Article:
All sanctions on Iran should be lifted, Kayhan newspaper said Thursday after Tehran’s agreement over UN inspections raised hopes for the Vienna nuclear talks.
Hossein Shariatmadari, the paper’s hardline editor and a long-time critic of nuclear negotiations, criticized Iranian representatives for recent remarks referring to lifting of "JCPOA-related" instead of "all" sanctions as the aim of talks.
The veteran editor, whose newspaper is financed by Supreme Leader Ali Khamenei’s office, was a critic of the 2015 nuclear deal, the JCPOA (Joint Comprehensive Plan of Action), which talks in Vienna are working to revive after the United States left in 2018 and imposed ‘maximum pressure’ sanctions on Iran.
Shariatmadari argued that the recent statements from Iranian negotiators were inconsistent with promises made by President Ebrahim Raisi (Raeesi) when he took office in August.
"What's the use of Vienna talks, what's the purpose behind them, and how can they be justified if the lifting of sanctions is to be limited to JCPOA-related sanctions and the same sanctions are to remain under other delusive, hostile pretexts such as human rights, terrorism, missile industries, regional presence, and so on," Shariatmadari wrote.
Hossein Shariatmadari, the ultra-hardliner editor of Kayhan daily, financed by Khamenei.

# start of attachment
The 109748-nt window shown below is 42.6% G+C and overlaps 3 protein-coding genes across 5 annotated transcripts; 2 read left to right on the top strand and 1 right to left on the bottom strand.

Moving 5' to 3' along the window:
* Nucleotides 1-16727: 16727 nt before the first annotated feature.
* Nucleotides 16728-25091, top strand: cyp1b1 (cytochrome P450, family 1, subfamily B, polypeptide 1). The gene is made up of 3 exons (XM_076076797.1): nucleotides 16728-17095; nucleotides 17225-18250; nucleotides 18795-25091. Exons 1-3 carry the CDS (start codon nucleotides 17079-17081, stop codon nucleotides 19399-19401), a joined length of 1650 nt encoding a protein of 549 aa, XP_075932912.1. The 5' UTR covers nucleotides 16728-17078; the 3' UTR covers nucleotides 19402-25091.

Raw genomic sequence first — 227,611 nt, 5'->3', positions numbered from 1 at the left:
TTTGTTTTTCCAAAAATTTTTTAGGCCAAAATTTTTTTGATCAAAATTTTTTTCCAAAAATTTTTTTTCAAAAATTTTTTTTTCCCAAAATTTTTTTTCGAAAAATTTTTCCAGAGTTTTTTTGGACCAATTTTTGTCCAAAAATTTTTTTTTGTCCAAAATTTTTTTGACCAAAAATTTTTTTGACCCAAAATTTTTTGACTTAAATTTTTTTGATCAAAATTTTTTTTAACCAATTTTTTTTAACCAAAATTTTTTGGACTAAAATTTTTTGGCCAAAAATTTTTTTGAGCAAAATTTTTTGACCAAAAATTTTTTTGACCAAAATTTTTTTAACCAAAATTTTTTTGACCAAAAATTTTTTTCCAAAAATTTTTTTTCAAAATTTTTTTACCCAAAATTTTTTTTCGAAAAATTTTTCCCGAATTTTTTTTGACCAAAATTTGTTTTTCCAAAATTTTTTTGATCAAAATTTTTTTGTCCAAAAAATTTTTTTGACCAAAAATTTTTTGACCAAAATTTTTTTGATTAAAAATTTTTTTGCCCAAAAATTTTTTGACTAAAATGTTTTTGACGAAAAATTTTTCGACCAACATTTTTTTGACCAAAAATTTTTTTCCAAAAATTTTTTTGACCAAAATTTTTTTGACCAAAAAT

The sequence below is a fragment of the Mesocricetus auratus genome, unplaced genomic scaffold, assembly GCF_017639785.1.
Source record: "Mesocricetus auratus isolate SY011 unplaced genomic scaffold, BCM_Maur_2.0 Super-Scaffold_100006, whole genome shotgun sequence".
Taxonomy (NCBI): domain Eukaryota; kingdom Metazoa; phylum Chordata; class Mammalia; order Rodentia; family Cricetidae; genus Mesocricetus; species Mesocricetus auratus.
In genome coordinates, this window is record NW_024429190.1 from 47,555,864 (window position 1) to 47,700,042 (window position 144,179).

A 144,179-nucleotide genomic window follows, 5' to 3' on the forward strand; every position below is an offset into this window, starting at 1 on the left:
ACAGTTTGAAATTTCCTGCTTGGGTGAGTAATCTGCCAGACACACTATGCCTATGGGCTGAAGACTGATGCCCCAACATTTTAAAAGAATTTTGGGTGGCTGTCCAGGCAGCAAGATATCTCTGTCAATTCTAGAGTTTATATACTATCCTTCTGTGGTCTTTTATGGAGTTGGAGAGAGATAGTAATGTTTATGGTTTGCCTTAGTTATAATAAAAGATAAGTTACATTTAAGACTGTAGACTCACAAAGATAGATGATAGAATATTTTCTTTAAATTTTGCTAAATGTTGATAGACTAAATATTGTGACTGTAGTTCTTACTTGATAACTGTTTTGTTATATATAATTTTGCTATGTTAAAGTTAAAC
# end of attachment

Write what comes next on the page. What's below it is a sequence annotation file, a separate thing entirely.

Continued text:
During the June election, Raisi said he would, if it were in “the people’s interests,” support restoring the JCPOA, which imposed limits on Iran’s nuclear activities that it has breached since 2019. But Raisi’s victory enthused many opponents of the deal, including the Kayhan editor.
Shariatmadari demanded in his editorial that talks be stopped until Israel, India, Pakistan signed the Nuclear Non-Proliferation treaty and gave up their nuclear weapons. "Why should Iran remain an NPT member when it can leave the treaty according to its Article 10?” he asked.
Hopes for the Vienna talks were boosted Wednesday as the United Nations’ International Atomic Energy Agency (IAEA) announced Tehran had agreed to allow agency inspectors to service equipment at the Karaj manufacturing plant.
Tehran had barred the IAEA from the site, which manufactures parts used in the nuclear program, following an attack in June widely attributed to Israel. IAEA chief Rafael Mariano Grossi claimed Iran had agreed in September, under the latest temporary arrangement for access, to inspectors replacing equipment, including cameras, at the site. Early in the year, Tehran cut back access more or less to that requited by the NPT.
"This is important for verification under the Iran nuclear deal, and work will continue to address other outstanding safeguards issues," the IAEA chief Rafael Grossi tweeted Wednesday. While the IAEA is not directly involved in the Vienna talks, it would be expected to monitor a revived JCPOA and is the main source of information internationally on the Iranian nuclear program.
Tehran's move apparently improved the atmosphere in Vienna. Mikhail Ulyanov, Russia’s lead negotiator in the talks, tweeted that the agreement was a “real breakthrough” that “fully corresponds to the needs of int. [sic] community.”
"At least I don’t hear anymore rumours [sic] about extraordinary IAEA Board of Governors meeting,” Ulyanov wrote, referring to US threats to raise a motion censuring Iran at the agency’s governing body.
A US official told Reuters Wednesday that the US would not seek an IAEA board meeting if Iran implemented the agreement." Of course, if there are any new nuclear escalations, we would react accordingly," the official added.